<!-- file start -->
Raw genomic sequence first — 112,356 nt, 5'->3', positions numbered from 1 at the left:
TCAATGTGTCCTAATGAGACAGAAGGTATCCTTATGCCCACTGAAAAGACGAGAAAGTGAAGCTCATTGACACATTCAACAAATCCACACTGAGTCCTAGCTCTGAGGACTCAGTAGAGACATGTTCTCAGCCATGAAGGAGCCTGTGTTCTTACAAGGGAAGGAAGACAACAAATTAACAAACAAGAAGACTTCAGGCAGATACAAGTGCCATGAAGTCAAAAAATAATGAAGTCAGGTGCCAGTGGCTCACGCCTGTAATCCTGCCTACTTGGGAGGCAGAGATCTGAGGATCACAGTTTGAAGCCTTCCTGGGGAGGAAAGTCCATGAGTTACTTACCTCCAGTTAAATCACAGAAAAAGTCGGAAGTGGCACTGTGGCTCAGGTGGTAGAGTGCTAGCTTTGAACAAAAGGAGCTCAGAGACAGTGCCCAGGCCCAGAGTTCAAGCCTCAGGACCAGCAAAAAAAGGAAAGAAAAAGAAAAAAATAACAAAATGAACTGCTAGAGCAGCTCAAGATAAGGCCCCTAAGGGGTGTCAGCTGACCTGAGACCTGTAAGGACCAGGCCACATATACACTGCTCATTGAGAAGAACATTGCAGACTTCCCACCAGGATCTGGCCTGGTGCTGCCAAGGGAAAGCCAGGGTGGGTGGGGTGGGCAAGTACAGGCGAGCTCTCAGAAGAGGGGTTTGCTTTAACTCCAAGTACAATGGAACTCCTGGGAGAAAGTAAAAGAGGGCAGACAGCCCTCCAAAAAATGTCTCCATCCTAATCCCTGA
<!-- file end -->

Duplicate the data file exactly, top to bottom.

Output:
Raw genomic sequence first — 112,356 nt, 5'->3', positions numbered from 1 at the left:
TCAATGTGTCCTAATGAGACAGAAGGTATCCTTATGCCCACTGAAAAGACGAGAAAGTGAAGCTCATTGACACATTCAACAAATCCACACTGAGTCCTAGCTCTGAGGACTCAGTAGAGACATGTTCTCAGCCATGAAGGAGCCTGTGTTCTTACAAGGGAAGGAAGACAACAAATTAACAAACAAGAAGACTTCAGGCAGATACAAGTGCCATGAAGTCAAAAAATAATGAAGTCAGGTGCCAGTGGCTCACGCCTGTAATCCTGCCTACTTGGGAGGCAGAGATCTGAGGATCACAGTTTGAAGCCTTCCTGGGGAGGAAAGTCCATGAGTTACTTACCTCCAGTTAAATCACAGAAAAAGTCGGAAGTGGCACTGTGGCTCAGGTGGTAGAGTGCTAGCTTTGAACAAAAGGAGCTCAGAGACAGTGCCCAGGCCCAGAGTTCAAGCCTCAGGACCAGCAAAAAAAGGAAAGAAAAAGAAAAAAATAACAAAATGAACTGCTAGAGCAGCTCAAGATAAGGCCCCTAAGGGGTGTCAGCTGACCTGAGACCTGTAAGGACCAGGCCACATATACACTGCTCATTGAGAAGAACATTGCAGACTTCCCACCAGGATCTGGCCTGGTGCTGCCAAGGGAAAGCCAGGGTGGGTGGGGTGGGCAAGTACAGGCGAGCTCTCAGAAGAGGGGTTTGCTTTAACTCCAAGTACAATGGAACTCCTGGGAGAAAGTAAAAGAGGGCAGACAGCCCTCCAAAAAATGTCTCCATCCTAATCCCTGA